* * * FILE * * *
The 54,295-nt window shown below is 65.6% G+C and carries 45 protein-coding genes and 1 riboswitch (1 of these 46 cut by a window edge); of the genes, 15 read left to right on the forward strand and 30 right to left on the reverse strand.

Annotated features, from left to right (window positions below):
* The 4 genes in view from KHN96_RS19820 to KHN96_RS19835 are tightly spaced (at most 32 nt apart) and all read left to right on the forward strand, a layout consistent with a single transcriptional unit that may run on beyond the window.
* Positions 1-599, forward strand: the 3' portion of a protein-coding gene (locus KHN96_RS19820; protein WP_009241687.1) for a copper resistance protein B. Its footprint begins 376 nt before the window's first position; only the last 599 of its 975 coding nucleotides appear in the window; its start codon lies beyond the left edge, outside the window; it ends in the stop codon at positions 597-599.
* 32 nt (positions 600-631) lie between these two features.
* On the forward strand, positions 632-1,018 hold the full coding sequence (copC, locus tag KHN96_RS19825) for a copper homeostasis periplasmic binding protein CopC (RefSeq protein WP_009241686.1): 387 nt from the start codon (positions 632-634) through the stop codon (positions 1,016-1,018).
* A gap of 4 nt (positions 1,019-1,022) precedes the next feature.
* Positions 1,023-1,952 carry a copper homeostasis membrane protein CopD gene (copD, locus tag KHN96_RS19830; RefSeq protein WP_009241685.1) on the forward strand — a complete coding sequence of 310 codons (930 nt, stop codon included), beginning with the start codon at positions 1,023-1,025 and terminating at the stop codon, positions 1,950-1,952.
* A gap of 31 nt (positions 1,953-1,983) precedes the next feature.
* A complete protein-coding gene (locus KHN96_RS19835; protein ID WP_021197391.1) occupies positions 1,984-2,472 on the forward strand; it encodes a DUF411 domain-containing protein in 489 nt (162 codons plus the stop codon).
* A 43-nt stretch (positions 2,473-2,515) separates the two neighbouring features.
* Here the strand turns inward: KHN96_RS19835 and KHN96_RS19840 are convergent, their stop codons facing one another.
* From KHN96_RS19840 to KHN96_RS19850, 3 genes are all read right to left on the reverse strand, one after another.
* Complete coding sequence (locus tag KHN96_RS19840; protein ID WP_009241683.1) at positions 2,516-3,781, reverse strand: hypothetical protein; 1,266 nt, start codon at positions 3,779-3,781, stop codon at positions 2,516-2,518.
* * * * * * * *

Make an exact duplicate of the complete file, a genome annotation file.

The 54,295-nt window shown below is 65.6% G+C and carries 45 protein-coding genes and 1 riboswitch (1 of these 46 cut by a window edge); of the genes, 15 read left to right on the forward strand and 30 right to left on the reverse strand.

Annotated features, from left to right (window positions below):
* The 4 genes in view from KHN96_RS19820 to KHN96_RS19835 are tightly spaced (at most 32 nt apart) and all read left to right on the forward strand, a layout consistent with a single transcriptional unit that may run on beyond the window.
* Positions 1-599, forward strand: the 3' portion of a protein-coding gene (locus KHN96_RS19820; protein WP_009241687.1) for a copper resistance protein B. Its footprint begins 376 nt before the window's first position; only the last 599 of its 975 coding nucleotides appear in the window; its start codon lies beyond the left edge, outside the window; it ends in the stop codon at positions 597-599.
* 32 nt (positions 600-631) lie between these two features.
* On the forward strand, positions 632-1,018 hold the full coding sequence (copC, locus tag KHN96_RS19825) for a copper homeostasis periplasmic binding protein CopC (RefSeq protein WP_009241686.1): 387 nt from the start codon (positions 632-634) through the stop codon (positions 1,016-1,018).
* A gap of 4 nt (positions 1,019-1,022) precedes the next feature.
* Positions 1,023-1,952 carry a copper homeostasis membrane protein CopD gene (copD, locus tag KHN96_RS19830; RefSeq protein WP_009241685.1) on the forward strand — a complete coding sequence of 310 codons (930 nt, stop codon included), beginning with the start codon at positions 1,023-1,025 and terminating at the stop codon, positions 1,950-1,952.
* A gap of 31 nt (positions 1,953-1,983) precedes the next feature.
* A complete protein-coding gene (locus KHN96_RS19835; protein ID WP_021197391.1) occupies positions 1,984-2,472 on the forward strand; it encodes a DUF411 domain-containing protein in 489 nt (162 codons plus the stop codon).
* A 43-nt stretch (positions 2,473-2,515) separates the two neighbouring features.
* Here the strand turns inward: KHN96_RS19835 and KHN96_RS19840 are convergent, their stop codons facing one another.
* From KHN96_RS19840 to KHN96_RS19850, 3 genes are all read right to left on the reverse strand, one after another.
* Complete coding sequence (locus tag KHN96_RS19840; protein ID WP_009241683.1) at positions 2,516-3,781, reverse strand: hypothetical protein; 1,266 nt, start codon at positions 3,779-3,781, stop codon at positions 2,516-2,518.